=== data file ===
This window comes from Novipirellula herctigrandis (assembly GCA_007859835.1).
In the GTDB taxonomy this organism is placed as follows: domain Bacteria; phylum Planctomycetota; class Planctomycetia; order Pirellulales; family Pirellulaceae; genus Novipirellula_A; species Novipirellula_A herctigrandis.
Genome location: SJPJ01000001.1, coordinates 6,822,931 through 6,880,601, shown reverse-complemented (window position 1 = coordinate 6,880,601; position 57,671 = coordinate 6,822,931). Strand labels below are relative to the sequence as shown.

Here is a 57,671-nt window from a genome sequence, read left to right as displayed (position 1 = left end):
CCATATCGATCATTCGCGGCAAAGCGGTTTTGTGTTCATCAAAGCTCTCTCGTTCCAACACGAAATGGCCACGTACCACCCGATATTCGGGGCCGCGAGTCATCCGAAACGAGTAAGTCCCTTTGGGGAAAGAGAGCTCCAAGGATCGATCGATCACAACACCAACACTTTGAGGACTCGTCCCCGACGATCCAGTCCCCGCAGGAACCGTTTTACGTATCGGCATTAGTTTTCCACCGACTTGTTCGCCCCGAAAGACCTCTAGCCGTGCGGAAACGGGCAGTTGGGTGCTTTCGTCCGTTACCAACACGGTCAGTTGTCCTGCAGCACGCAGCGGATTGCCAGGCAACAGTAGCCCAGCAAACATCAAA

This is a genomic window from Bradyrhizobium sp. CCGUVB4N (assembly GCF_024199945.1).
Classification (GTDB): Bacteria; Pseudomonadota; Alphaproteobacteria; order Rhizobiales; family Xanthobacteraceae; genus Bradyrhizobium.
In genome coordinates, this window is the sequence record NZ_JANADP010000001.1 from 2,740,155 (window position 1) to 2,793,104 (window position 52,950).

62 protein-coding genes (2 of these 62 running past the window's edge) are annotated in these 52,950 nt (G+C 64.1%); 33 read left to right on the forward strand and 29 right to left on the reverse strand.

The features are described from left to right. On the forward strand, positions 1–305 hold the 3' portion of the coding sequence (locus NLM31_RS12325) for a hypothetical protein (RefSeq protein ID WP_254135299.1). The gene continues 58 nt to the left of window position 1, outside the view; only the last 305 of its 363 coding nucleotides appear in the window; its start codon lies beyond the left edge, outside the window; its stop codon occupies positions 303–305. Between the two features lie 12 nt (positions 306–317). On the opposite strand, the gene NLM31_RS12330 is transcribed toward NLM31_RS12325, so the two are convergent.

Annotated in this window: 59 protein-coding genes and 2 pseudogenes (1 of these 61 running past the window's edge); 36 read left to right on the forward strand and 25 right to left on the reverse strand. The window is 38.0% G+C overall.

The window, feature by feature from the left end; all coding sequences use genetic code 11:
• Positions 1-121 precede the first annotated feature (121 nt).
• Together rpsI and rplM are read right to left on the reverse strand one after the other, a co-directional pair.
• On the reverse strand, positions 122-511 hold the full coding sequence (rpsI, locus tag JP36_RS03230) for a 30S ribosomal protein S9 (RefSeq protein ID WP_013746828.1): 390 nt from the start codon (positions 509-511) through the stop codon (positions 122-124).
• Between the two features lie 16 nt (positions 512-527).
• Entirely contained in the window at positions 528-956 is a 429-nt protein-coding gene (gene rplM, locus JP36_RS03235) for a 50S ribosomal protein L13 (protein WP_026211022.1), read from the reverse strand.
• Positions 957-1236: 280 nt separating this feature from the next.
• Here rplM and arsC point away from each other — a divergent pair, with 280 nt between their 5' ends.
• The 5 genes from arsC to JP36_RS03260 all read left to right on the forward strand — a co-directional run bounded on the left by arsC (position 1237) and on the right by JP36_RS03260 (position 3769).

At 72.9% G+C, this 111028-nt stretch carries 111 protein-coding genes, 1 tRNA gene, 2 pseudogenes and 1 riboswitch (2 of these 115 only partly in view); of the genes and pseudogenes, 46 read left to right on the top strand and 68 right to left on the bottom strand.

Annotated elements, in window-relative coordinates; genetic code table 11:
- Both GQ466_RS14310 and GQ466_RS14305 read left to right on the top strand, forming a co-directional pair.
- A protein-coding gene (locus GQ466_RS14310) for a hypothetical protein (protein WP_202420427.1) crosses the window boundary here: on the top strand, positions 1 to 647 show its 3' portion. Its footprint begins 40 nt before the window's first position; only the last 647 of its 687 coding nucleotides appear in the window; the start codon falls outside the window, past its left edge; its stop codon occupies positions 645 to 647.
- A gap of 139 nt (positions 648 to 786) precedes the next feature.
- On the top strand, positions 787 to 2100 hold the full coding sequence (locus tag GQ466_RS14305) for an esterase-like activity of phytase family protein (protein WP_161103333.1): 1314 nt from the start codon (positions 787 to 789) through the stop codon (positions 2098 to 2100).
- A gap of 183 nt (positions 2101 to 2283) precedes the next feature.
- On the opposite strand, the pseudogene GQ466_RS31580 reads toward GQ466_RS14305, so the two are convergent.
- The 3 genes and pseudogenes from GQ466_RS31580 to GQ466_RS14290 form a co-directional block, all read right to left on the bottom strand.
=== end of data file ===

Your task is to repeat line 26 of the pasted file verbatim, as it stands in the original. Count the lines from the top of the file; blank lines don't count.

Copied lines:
- On the top strand, positions 787 to 2100 hold the full coding sequence (locus tag GQ466_RS14305) for an esterase-like activity of phytase family protein (protein WP_161103333.1): 1314 nt from the start codon (positions 787 to 789) through the stop codon (positions 2098 to 2100).